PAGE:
December 27, 2013
A Review of Larry Schechter's Winning Fantasy Baseball
Like many fantasy baseball players, my first exposure to fantasy baseball came when I stumbled across “Rotisserie League Baseball” at the mall bookstore. Ten minutes later, I knew I had to buy this wonderful book and figure out how to play this game. Ten hours later, I was plotting how I’d con the guys I talked baseball with in my study hall into playing in a league with me. The game itself sounded great, but it was the book’s witty and irreverent sense of fun that won me over forever.
However, while the original book was filled with great writing and jokes, it was lacking a coherent message when it came to strategy or tactics. While this deficit has been remedied over the years through many terrific web sites and expert advice, fantasy baseball has never had a definitive how to manual to guide enthusiasts through the competitive landscape of what Rotisserie League Baseball called “the greatest game for baseball fans since baseball.”
The latest entrant into the fantasy baseball how to book arena is Larry Schechter. Schechter needs no introduction if you have even a basic knowledge of the fantasy baseball arena. He has won the title in the Tout Wars expert competition six times, and if Rotisserie-style fantasy sports aren’t your thing, Schechter has also won the CDM Sports salary-cap league twice. I have competed against Schechter twice and have watched him purchase teams in auction-style leagues on three other occasions. It is a grand understatement to say that Schechter knows what he is doing.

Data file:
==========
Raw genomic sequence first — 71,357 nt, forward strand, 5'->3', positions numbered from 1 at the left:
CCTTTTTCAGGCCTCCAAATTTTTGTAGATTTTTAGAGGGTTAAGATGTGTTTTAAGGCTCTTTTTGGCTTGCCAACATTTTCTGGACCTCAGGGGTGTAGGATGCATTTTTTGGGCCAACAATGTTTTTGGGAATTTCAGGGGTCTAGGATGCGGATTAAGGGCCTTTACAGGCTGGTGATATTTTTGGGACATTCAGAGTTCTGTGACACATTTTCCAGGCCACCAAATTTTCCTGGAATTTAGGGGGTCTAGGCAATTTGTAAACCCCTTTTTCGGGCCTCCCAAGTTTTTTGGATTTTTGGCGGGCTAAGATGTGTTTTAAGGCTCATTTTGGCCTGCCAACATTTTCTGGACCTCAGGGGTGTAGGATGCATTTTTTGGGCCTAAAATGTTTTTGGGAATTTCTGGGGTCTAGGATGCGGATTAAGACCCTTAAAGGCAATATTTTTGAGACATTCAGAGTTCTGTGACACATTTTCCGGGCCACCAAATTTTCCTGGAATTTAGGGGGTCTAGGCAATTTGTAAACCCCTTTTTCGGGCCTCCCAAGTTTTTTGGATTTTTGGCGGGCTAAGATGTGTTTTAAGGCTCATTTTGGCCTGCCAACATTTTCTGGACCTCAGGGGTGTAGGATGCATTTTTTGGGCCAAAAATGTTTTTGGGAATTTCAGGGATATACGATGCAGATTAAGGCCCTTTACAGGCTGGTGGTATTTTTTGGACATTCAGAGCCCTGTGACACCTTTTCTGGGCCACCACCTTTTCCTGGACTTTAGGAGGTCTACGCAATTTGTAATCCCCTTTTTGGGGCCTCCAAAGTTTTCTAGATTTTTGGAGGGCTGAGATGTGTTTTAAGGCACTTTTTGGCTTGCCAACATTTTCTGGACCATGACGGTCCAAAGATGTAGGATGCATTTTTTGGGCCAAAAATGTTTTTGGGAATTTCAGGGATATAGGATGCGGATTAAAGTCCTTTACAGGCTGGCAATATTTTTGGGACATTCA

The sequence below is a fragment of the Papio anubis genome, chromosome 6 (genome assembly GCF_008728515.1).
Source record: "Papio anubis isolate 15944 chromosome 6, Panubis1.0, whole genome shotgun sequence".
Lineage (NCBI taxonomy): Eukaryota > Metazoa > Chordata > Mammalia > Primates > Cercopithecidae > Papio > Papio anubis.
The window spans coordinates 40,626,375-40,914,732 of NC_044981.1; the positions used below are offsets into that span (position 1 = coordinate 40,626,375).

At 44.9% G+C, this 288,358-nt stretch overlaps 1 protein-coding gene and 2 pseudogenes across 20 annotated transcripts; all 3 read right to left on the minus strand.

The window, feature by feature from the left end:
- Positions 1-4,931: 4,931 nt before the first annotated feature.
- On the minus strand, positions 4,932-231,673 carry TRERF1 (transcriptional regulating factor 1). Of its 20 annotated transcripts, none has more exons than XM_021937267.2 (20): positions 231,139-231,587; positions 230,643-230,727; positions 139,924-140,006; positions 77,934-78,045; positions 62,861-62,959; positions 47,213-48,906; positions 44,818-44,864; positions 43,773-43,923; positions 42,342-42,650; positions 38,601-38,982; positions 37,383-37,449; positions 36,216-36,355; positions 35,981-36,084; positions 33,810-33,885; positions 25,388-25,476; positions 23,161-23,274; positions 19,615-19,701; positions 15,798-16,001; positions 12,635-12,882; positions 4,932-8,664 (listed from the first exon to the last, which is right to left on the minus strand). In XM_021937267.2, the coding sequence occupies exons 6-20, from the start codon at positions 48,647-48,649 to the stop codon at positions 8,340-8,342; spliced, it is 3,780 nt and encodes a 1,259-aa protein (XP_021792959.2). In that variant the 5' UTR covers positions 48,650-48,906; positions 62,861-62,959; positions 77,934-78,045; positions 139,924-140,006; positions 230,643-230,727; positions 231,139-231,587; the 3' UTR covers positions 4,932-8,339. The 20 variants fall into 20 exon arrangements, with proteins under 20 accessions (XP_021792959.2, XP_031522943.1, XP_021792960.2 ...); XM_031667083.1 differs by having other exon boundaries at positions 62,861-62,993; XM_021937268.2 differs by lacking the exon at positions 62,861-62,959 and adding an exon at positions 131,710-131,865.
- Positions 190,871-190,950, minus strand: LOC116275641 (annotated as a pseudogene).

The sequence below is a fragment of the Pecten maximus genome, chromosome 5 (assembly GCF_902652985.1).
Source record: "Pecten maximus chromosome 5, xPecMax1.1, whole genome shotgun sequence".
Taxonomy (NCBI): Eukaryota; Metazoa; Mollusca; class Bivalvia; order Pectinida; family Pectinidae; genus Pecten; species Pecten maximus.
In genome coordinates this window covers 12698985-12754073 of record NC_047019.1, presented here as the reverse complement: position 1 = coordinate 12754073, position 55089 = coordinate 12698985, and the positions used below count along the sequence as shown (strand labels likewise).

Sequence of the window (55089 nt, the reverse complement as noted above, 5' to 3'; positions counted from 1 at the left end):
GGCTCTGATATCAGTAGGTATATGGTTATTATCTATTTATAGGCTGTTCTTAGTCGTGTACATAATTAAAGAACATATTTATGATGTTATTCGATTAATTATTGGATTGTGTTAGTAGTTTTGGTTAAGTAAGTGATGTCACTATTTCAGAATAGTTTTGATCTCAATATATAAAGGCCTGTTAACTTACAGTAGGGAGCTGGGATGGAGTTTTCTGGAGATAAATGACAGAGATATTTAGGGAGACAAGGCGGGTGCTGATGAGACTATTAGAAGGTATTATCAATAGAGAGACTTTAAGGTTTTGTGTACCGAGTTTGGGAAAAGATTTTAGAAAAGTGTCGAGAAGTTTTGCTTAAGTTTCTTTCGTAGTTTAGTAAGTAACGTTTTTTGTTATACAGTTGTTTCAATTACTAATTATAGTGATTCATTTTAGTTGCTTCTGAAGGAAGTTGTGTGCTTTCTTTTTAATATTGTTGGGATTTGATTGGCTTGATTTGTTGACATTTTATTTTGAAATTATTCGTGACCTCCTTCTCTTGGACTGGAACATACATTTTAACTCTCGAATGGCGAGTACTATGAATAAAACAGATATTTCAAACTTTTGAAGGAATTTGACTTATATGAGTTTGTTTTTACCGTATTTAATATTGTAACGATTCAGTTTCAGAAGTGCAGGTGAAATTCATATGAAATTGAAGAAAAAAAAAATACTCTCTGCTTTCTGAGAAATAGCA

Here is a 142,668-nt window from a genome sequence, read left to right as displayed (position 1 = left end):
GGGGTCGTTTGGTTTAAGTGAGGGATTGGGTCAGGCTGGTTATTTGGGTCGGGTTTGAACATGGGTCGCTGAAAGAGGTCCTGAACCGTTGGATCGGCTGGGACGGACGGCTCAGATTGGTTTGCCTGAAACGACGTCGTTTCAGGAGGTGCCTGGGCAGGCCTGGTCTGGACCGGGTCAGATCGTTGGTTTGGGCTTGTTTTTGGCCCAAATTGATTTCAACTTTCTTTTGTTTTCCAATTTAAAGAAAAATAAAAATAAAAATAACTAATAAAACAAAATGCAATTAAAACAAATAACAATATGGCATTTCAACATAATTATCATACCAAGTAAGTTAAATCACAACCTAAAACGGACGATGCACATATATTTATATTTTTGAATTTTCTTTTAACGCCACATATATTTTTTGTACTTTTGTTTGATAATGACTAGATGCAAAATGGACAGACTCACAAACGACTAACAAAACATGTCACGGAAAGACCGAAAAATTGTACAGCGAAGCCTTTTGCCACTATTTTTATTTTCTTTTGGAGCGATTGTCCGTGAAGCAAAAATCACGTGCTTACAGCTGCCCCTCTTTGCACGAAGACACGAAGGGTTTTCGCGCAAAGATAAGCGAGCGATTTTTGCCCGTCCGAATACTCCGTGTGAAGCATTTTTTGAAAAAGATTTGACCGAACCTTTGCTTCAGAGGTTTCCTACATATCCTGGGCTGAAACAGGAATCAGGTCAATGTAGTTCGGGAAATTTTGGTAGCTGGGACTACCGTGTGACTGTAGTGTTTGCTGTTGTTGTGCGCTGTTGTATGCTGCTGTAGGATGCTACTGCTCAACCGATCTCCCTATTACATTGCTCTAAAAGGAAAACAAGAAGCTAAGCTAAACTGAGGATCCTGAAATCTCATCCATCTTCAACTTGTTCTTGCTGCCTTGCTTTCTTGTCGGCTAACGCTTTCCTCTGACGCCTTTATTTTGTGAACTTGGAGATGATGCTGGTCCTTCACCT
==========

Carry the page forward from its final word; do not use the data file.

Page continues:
Schechter’s how to guide does what few before it have done. It provides a cohesive, coherent, and logical blueprint that will help the novice as much as it will help the intermediate and more advanced fantasy players. The advice in Winning Fantasy Baseball is concise and to the point, and eschews long-winded theory in favor of targeted guidance for every facet of the game.
The first two chapters of Winning Fantasy Baseball are geared toward beginners. They explain the origins of the fantasy game as well as the various game formats you can choose from, but do not cover any new ground. The meat of the book starts in Chapter 3, where Schechter starts talking about general strategies for auction and draft formats. Here, Schechter drives home a simple point: there is no winning strategy beyond ensuring that you obtain the best value you possibly can at your auction or draft that suits your format. Schechter breaks down the mythology of other “systems” (e.g.: “I employed a Stars and Scrubs approach”) and explains why pigeonholing yourself in an auction with a specific philosophy is a losing proposition.